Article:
rachel liu 3k wrote:
Julie_Reyes1G wrote:For the scope of this class, KA is just a measure of the relative strength of an acid. The higher the KA, the stronger the acid. The pKA is the -log KA. The lower the pKA, the stronger the acid. There is also KB and pKB (the same definitions but for a base instead. Usually, you will be given KA and asked to solve for pKA, or vice versa. You would use the equation above.
pH is a measure of whether something is an acid or a base. For this class, anything pH<7 is acidic, pH>7 is basic, and pH=7 is neutral (values will fall between 0 and 14). In terms of calculation, pH is the -log of the concentration of H+ ions. You can also calculate pH if you are given pOH, with the equation pH+pOH=14. If you are given concentration of OH- ions, you can find pOH and solve for pH as well.
pH and pKA are not directly related through calculations. But, something with a low pH (indicates a strongish weak acid) will most likely have a low pKA too.
Also do you remember what professor was saying about how there is not pKa or Ka or a strong acid or pKb or Kb of a strong base because it will be infinity? why is that?
measures the extent to which an acid dissociates, and since a strong acid dissociates completely/infinitely, the value is basically infinity. If you want to know why, I can explain in more depth below (but for all intents and purposes, explaining it that way is enough for the final).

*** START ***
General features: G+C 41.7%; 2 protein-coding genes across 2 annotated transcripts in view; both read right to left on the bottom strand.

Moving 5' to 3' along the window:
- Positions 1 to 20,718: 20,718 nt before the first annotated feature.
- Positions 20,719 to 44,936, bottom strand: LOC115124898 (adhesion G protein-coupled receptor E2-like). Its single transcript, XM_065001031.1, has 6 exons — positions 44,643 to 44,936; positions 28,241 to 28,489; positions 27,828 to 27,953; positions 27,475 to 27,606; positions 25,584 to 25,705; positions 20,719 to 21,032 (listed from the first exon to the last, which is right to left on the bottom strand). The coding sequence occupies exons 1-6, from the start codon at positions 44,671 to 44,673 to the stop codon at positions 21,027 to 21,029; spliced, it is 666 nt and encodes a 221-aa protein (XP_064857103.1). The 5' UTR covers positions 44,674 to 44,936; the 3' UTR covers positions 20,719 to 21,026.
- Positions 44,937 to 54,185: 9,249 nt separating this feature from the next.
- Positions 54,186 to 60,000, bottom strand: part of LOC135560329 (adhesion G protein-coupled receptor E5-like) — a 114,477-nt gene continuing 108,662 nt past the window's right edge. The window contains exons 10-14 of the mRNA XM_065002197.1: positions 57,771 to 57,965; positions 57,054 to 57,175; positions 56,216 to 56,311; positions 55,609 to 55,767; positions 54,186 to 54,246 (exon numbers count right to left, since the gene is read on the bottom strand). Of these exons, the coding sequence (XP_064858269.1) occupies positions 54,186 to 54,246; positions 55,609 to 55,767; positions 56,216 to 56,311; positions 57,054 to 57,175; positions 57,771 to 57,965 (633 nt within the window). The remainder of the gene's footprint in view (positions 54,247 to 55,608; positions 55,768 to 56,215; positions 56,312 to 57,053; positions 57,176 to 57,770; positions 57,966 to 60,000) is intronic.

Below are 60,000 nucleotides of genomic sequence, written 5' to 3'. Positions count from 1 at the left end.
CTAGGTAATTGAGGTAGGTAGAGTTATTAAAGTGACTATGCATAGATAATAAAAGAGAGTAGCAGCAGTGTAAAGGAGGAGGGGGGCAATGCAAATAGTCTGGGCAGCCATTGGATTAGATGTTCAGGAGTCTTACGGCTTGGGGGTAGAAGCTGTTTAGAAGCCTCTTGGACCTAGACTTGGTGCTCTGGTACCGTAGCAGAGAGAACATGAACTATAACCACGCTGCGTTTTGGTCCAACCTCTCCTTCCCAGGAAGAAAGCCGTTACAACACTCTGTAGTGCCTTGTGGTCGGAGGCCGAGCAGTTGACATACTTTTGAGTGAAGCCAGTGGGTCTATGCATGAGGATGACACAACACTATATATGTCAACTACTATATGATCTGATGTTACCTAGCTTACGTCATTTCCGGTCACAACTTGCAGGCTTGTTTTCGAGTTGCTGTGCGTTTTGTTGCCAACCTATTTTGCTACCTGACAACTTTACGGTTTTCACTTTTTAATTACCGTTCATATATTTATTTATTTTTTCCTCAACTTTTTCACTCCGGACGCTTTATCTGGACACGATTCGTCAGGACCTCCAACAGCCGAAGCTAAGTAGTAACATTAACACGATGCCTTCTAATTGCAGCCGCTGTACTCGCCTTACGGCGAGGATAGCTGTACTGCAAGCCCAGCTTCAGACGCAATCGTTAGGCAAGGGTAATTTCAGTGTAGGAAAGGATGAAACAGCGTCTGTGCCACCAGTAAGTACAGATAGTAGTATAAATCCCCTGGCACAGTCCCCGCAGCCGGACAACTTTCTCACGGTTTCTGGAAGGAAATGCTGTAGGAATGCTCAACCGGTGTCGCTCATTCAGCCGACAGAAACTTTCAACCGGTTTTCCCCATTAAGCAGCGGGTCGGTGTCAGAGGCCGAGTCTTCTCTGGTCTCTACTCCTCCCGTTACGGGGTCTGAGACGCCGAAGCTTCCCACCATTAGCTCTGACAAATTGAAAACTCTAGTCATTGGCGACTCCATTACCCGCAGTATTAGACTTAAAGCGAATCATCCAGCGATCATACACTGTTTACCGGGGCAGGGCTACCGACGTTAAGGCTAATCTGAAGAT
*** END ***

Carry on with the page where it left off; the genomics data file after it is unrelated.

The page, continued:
I'm going to give you kind of a math-y explanation, so bear with me lol. This has to to with the definition of strong acids/bases. In theory, strong acids and bases dissociate completely in water. So the strong acid HCl, for example, will dissociate completely into H+
in water. There will be no HCl molecules left.
=[H+][A-]/[HA]. So for HCl it would be KA
=[H+][Cl-]/[HCl]. But as I said, since the acid completely dissociates, there is no concentration of HCl left. So [HCl] would equal 0. If we substitute that in, we get KA
=[H+][Cl-]/0. Anything with a denominator of 0 approaches infinity. That's the theory behind it, but probably something Dr. Lavelle will explain more in Chem 14B.